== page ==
- One university theatre teacher in BC had students write a Shakespearean scene using ChatGPT – only they had to mix characters from different Shakespeare plays! Now that is really neat!
- This is a great podcast episode: Podcast Episode 6: Pink Shirt Day and ChatGPT from the Vancouver School Board. The ChatGPT in the classroom section starts about 30% of the way through. It discusses students, teachers, and parents. Definitely worth a listen.
- This 5th-grade teacher uses ChatGPT in the classroom to create model texts and has students write some as well. The class has to decide who wrote the text – AI or a classmate.
- See how this high school English teacher is using this technology in her classroom – Don’t Ban ChatGPT. Use It as a Teaching Tool.
- This article Don’t Ban ChatGPT in Schools. Teach With It. from the New York Times shares a variety of viewpoints and ChatGPT examples.
- Read the opinions shared in this article. Teachers are split on bringing ChatGPT into elementary, high schools.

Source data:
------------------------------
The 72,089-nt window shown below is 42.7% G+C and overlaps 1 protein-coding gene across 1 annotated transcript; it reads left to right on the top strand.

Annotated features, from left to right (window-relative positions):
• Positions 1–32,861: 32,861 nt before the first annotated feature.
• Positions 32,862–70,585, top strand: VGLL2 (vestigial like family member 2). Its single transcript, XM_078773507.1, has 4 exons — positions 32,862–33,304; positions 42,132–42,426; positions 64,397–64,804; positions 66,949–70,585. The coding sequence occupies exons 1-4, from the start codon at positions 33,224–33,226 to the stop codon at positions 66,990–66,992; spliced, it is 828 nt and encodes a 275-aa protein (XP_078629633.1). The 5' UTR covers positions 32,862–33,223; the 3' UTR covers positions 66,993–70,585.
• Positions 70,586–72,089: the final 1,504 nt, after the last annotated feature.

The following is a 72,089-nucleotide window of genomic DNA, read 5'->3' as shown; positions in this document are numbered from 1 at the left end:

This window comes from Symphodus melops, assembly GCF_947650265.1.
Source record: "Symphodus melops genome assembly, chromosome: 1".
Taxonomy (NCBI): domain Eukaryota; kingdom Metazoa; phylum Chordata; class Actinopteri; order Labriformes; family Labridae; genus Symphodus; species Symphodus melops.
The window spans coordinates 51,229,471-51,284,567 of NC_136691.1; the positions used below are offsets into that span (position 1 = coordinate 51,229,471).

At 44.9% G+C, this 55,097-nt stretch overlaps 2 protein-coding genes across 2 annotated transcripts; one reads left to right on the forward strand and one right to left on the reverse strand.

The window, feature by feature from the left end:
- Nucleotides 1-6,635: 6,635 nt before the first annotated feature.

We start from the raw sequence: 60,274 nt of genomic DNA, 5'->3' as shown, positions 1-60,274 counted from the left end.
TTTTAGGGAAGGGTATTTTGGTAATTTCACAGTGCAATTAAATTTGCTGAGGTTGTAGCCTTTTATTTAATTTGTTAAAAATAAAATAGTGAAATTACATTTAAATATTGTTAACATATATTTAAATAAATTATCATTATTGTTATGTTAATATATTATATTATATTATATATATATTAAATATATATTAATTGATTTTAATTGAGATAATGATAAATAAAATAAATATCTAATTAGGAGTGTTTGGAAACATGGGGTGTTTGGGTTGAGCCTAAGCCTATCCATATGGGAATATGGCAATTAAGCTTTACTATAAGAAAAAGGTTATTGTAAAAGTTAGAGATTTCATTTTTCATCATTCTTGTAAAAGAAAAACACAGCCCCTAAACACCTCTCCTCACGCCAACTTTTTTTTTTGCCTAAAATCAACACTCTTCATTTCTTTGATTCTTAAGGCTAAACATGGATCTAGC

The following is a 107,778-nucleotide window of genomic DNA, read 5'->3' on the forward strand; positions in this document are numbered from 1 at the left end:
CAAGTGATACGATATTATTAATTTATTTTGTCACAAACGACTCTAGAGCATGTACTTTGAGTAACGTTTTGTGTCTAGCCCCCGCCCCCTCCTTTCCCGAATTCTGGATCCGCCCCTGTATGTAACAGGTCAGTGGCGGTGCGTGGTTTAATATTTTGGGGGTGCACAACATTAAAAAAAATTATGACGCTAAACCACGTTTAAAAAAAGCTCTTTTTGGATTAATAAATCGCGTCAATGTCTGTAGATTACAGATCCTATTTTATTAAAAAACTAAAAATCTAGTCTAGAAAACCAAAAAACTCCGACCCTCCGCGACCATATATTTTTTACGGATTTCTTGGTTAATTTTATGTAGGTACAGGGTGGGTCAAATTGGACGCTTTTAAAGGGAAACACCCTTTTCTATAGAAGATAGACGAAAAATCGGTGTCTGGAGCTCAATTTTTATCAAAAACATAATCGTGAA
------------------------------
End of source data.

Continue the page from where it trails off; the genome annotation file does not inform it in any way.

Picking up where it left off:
- Listen to this fascinating podcast episode: Suspicion, Cheating and Bans: A.I. Hits America’s Schools
- Want step-by-step instructions on how to get started using ChatGPT in the classroom? Click here.
Can we do all of these things at the middle school level? Not exactly, but the concepts behind what these educators are doing are great examples of how to think of ChatGPT in the classroom. It’s just getting started, and we are just getting started. There will no doubt be many creative uses for it with our students in the future.
Let’s Stop Sneaking Around